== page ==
July 30th, 2007

philipe

Ingmar Bergman and the Little World

The death of Ingmar Bergman makes me think about how immensely a single human being can contribute in the space of a lifetime for the world to become a better place. He died peacefully in his sleep. It seems that God, whose silence he resented so much as to make an entire trilogy of films about it, wanted it to be known that this was a much loved son who didn't deserve to suffer in the end. He left the stage the right way. The music has come to an end without much noise. Just a few final bars followed by the reverent silence audiences never fail to make when they've heard a masterpiece, before bursting into thunderous applause.

The presence of Ingmar Bergman on Earth in the 20th century makes me proud of being his contemporary, proud of being part of the audience when Cries and Whispers, Scenes from a Marriage, Face to Face, Autumn Sonata and Fanny and Alexander were first released.

Between 1990 and 1991, I was in the cast of a show called Atos de Loucura (Acts of Insanity), which ended with the speech Oskar Ekdahl makes to his theatre company on Christmas eve of 1907, in the wings, after being on the stage with them in the yearly Christmas play, in Fanny and Alexander. He tells them what he thinks being an actor is about, what the theatre is about, extending of course to what the cinema is about. He talks about "the little world" and what happens when it reflects "the big world." Nobody else, not even Shakespeare in his famous Hamlet soliloquy, in which the prince is so astonished by the power of the actor's art, ending with the famous "The play is the thing ..." not even he touched the heart of this great art so truthfully.

I had the honor of being in charge of Oskar Ekdahl's speech at the end of Atos de Loucura. The endlessly delicate segment towards the middle of the second movement of Brahms' piano concerto #2 was heard, I looked at the audience as if they were the actors of the Ekdahl company, and said the text quite simply, just looking at people and letting the unbelievably beautiful scene play itself. Invariably, they were so moved that it was possible to see quite a few of them crying very softly. They often came to speak to me after the show, to tell me how deeply the scene had touched them and to say nice things about my work. It was wonderful to hear these compliments from total strangers. Yet, every time it happened, I said the same thing: "You're very generous. But this is Ingmar Bergman. No one ever goes out of step with something written by a genius."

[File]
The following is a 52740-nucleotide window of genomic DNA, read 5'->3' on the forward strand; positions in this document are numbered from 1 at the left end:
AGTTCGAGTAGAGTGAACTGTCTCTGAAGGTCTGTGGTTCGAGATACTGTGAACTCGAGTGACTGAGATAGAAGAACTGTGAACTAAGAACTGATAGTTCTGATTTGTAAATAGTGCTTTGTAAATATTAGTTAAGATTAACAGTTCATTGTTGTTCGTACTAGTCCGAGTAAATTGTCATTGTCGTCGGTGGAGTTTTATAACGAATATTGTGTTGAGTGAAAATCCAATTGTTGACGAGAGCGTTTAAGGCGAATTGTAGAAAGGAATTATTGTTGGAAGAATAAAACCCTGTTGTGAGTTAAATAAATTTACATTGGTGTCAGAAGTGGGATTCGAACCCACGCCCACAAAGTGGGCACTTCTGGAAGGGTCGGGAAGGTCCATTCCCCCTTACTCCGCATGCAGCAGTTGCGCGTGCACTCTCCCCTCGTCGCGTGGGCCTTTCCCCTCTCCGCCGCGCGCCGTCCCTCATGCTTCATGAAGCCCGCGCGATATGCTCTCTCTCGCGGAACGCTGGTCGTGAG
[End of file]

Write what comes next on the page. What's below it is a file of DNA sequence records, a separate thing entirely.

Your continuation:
It was indeed an honor and a rare privilege to be able to say his words on the stage to a live audience. There was in the entire monologue a sense of nobility and truthfulness that, for as long as it lasted, seemed to pervade the whole audience and then, as people left the theatre, stay with them. I never talk much about my work. Certainly not to praise it. But there's no reason for being afraid that telling all this might cause the impression that I have suddenly turned into a self-conceited schmuck who thinks too highly of his own work. I never thought I was responsible for the tremendous impact the scene had on the audience. That kind of scene plays itself. And as I said at the time I did it, I believe Ingmar Bergman was a genius and no actor ever goes out of step with something written by a genius.

Although he was 89, and death is part of life, I was shocked to learn that he had died. I tried to keep cool, but in a moment there were tears in my eyes. I remembered that some ten years ago I went as far as writing the first draft of a letter I intended to send to him, care of Svenskfilmindustri, asking him to consider writing a book with advise for actors--one of those things we all plan to do but never do.

Today, the tears in my eyes were perhaps due to having just realized that he did leave advise for actors. We are the actors. All of us. The common men in the streets and the ones who rule the world. Every human being goes through life making up characters for himself and for others. Ingmar Bergman knew it and spend his whole life making an unforgettable speech for us to understand that "the little world reflects the big world. And because it does, it can make people understand the big world a little better."

Then Oskar Ekdahl finished his speech and said goodbye. Now his final words will be my own private farewell to this great master who managed to make life on Earth so much more dignified quite simply by making the little world reflect the big world. But since I am Brazilian, I'm printing them in Portuguese, exactly as I said them in 1990 on the stage of a theatre called Centro Cultural Avatar, which no longer exists, although for me it will exist forever. It's widely known anyway, and doesn't need translation. Besides, all over the world today, in practically all the languages, with great reverence and gratitude, people will be quoting Ingmar Bergman:

"Espero que possamos nos encontrar de novo em pouco tempo, com a alma e o corpo em plena forma. Daqui até lá, eu desejo a vocês tudo de bom. Tudo de bom!"

Farewell, Oskar Ekdahl.